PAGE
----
Question of the Week — Should institutions return past donations from Big Pharma executives and their family members implicated in the opioid crisis?
The New York Times recently reported that the Metropolitan Museum of Art has decided to stop accepting gifts from members of the Sackler family linked to Purdue Pharma, the maker of OxyContin, one of the drugs at the center of the opioid epidemic that has killed more than 200,000 Americans in the past two decades. The Met’s decision follows that of other museums and universities, including the Tate Modern, the...
Catch of the Week — Bosch Fined $100 Million Over Volkswagen Diesel Emissions Scandal
German prosecutors fined Bosch $100 million for its role in the 2015 Volkswagen diesel emissions scandal. The fine was imposed for negligent violation of supervisory obligations resulting from the use of Bosch software to mask illegal pollution levels in diesel-engine vehicles.
Bosch, the world’s largest automotive supplier, developed the engine management control software used to provide emissions testers with...
Second Relator to File Wins First-to-File Fight in First Circuit
After Millennium Health agreed in 2015 to pay $227 million plus interest to settle claims that it submitted false claims bills for excessive urine testing, $34 million – 15% of the total – was set aside to resolve the competing claims of more than seven different relators who had filed qui tam cases against Millennium that were dismissed as part of the settlement. Since that time, several of the relators have...
Question of the Week — Did the Flint Jury Get it Right in Natasha Henderson’s Whistleblower Retaliation Case?
In yet another chapter of Flint, Michigan’s ongoing water crisis saga, a jury sided with the city and against its former City Administrator, Natasha Henderson, in a whistleblower retaliation case regarding water crisis donations. Henderson alleged she was fired by Mayor Karen Weaver for questioning Weaver’s use of the donations. Weaver claimed she fired Henderson after she learned Henderson was warned of a...
Whistleblowers Win One in Supreme Court with Clarification on Statute of Limitations for False Claims Act Actions
In a unanimous opinion written by Justice Clarence Thomas, the Supreme Court affirmed that the False Claims Act’s statute of limitations applies in the same manner to all whistleblower-initiated actions, regardless of whether the United States has intervened in the action or not. The decision resolves a three-way split among the federal circuit courts.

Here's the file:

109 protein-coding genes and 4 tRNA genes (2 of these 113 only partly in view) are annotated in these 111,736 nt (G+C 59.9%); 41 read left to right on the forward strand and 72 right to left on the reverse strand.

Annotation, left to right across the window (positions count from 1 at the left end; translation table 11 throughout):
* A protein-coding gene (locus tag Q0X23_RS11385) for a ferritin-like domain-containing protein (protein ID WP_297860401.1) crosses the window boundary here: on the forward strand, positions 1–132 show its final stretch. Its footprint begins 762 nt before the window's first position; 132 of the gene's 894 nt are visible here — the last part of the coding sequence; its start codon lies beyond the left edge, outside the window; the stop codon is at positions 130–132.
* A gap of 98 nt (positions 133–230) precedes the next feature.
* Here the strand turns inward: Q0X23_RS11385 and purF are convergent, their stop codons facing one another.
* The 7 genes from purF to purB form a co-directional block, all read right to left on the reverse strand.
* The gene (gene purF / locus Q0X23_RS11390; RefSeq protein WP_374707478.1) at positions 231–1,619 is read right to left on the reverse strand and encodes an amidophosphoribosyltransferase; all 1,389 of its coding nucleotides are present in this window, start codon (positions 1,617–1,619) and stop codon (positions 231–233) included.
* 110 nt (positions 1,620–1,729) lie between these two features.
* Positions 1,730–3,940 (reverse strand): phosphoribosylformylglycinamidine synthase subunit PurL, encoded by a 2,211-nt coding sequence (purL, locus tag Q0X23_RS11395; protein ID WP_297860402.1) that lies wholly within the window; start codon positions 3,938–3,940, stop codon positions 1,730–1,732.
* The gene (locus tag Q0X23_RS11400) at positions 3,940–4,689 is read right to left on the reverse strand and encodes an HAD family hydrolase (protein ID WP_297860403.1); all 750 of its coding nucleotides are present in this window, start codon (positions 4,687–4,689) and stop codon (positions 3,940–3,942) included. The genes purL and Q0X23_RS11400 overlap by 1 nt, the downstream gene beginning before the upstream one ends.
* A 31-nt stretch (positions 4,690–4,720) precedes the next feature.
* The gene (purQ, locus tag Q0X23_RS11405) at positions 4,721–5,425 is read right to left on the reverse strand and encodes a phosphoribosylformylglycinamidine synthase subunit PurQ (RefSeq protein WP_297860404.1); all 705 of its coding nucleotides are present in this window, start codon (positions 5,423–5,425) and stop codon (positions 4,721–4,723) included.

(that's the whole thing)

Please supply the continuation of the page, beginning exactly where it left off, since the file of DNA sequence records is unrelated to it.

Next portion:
In the underlying litigation, U.S. ex rel. Hunt v. Cochise...
Silicon Valley-based software company Informatica LLC will pay $21.57 million to resolve allegations that it provided false information about its commercial pricing and discounting practices that was then used in negotiations for Multiple Award Schedule contracts with the General Services Administration. In addition, Informatica was alleged to have caused sales to the U.S. in violation of the Trade Agreements Act. The whistleblower, a former employee of Informatica, will receive $4.3 million from the settlement. DOJ
Fraud in GSA Contracts: How to Report it Under the False Claims Act for a Whistleblower Reward
Federal government offices purchase all the products and services any office does: office supplies, telecommunications equipment and services, computer hardware and software, consulting services, vehicles, travel services, and so on. The General Services Administration is the centralized procurement arm for the federal government, overseeing tens of billions of dollars in procurement annually, as well as handling...
British fashion company Selective Marketplace Ltd., which sells products in the U.S. under its brand names Wrap London and Poetry, will pay $610,000, to resolve a whistleblower suit under the False Claims Act alleging that it improperly broke up U.S.-bound orders into multiple shipments in order to keep the shipment values below the $200 limit that would obligate the payment of customs duties. The whistleblowers, Kristin and Stephen Vale, will receive a share of the settlement proceeds. USAO ME
Constantine Cannon partner Gordon Schnell is quoted in Law360 on the implications of the Supreme Court’s recent decision to extend from 6 to 10 years the statute of limitations for whistleblowers bringing suit under the False Claims Act. Click here to read the article.
Question of the Week — Should the CEO Be Held Accountable?: Lessons from the Insys verdict.
In a shocking first, a federal jury has convicted an opioid-company CEO and other top executives of a criminal racketeering conspiracy. Insys founder and chairman John Kapoor and four other executives bribed doctors to overprescribe a highly addictive fentanyl painkiller, and ran a phony call-center to defraud insurance companies into paying for the expensive drug. Although the company itself had already paid over...